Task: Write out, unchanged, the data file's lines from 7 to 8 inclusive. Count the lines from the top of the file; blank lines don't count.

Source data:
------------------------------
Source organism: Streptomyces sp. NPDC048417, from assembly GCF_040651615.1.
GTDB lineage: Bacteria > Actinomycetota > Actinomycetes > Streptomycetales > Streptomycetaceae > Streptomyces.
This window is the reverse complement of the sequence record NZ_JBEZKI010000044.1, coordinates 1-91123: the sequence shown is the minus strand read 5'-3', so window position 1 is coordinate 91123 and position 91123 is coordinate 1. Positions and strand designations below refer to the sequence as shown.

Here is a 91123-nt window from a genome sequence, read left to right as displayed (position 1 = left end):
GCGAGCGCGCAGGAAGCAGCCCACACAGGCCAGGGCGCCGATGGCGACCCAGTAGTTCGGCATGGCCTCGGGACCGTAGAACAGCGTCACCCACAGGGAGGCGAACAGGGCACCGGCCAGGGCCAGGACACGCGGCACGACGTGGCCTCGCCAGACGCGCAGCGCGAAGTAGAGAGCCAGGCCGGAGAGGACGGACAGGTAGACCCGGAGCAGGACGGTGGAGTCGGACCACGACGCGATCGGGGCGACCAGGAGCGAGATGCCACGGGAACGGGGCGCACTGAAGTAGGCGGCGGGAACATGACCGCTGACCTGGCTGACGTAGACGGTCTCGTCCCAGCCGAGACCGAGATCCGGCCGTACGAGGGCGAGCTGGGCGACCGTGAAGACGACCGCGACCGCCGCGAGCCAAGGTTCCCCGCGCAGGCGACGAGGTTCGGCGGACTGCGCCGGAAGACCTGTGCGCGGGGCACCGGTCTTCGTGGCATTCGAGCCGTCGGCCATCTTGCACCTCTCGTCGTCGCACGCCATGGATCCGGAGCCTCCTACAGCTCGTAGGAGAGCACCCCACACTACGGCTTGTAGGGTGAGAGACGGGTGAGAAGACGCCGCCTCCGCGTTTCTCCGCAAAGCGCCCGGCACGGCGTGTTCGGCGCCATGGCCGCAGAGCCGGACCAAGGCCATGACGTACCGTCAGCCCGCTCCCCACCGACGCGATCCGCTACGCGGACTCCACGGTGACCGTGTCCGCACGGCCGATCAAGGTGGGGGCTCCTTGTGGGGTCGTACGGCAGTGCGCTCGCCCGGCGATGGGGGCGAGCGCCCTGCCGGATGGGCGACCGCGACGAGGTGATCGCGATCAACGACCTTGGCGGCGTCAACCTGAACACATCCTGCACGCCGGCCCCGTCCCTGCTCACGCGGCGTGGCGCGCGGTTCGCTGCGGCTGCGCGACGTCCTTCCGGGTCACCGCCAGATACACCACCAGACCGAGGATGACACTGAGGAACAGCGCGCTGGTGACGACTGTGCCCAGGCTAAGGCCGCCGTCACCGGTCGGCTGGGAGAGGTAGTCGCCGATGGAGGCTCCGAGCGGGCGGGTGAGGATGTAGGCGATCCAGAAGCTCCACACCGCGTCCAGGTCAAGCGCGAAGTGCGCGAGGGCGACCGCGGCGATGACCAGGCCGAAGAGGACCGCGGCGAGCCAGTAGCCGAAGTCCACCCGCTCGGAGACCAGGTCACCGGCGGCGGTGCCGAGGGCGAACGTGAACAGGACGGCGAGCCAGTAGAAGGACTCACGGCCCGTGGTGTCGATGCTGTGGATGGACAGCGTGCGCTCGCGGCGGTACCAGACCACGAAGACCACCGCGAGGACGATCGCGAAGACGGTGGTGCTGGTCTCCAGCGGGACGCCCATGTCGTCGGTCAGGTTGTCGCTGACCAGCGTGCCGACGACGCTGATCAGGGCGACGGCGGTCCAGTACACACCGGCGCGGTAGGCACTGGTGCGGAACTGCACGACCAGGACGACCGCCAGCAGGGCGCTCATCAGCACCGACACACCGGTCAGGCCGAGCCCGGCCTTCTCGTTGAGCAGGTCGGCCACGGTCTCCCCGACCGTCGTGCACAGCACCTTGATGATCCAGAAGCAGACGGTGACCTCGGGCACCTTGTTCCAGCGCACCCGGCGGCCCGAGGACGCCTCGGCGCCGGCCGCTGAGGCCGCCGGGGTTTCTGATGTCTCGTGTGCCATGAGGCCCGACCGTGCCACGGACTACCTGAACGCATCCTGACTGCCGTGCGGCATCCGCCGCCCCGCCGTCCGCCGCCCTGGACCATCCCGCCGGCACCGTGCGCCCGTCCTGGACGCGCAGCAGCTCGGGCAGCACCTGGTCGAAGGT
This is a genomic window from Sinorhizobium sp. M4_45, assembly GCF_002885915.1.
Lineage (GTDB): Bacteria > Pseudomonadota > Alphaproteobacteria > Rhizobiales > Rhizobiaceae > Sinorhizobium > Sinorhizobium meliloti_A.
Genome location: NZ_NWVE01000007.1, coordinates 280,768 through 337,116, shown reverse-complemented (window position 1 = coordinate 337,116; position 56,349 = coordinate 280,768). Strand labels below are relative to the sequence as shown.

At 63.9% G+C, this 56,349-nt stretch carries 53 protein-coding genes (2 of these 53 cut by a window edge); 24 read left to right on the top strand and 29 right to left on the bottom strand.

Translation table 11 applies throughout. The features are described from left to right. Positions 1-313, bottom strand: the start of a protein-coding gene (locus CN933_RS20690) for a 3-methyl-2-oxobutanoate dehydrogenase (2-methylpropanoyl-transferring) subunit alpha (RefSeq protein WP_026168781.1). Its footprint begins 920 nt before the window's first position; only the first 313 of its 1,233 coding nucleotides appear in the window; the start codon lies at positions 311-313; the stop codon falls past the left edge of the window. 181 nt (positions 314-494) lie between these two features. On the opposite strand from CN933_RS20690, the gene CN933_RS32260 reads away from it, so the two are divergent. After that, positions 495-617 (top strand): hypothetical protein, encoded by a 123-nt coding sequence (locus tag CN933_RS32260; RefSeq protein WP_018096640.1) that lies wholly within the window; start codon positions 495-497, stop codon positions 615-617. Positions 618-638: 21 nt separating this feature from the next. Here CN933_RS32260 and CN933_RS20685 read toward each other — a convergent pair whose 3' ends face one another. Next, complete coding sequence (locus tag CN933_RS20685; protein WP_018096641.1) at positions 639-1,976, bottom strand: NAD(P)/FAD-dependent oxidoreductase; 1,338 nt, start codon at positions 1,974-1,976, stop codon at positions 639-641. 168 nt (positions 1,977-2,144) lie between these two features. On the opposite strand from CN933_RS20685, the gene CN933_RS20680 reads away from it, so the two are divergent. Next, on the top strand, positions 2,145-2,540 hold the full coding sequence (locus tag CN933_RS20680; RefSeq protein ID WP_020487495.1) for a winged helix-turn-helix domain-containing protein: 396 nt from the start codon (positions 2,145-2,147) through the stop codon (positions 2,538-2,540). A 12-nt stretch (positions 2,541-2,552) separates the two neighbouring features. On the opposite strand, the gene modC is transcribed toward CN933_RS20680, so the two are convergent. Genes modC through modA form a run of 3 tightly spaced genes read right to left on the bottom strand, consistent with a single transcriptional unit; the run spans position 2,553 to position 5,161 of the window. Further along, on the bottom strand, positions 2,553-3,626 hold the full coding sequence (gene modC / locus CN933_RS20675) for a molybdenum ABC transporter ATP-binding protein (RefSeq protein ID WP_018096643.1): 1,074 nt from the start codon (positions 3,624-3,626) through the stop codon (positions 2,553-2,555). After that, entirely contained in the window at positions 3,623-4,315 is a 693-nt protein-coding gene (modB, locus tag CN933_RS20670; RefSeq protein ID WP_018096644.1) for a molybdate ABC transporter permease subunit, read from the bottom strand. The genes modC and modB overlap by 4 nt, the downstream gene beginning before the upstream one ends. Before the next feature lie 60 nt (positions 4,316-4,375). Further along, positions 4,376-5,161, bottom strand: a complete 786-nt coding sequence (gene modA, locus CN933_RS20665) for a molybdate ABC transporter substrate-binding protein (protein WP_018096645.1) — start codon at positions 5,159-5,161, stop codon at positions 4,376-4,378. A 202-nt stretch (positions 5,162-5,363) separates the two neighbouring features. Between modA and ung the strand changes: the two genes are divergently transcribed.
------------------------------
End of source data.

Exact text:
Lineage (GTDB): Bacteria > Pseudomonadota > Alphaproteobacteria > Rhizobiales > Rhizobiaceae > Sinorhizobium > Sinorhizobium meliloti_A.
Genome location: NZ_NWVE01000007.1, coordinates 280,768 through 337,116, shown reverse-complemented (window position 1 = coordinate 337,116; position 56,349 = coordinate 280,768). Strand labels below are relative to the sequence as shown.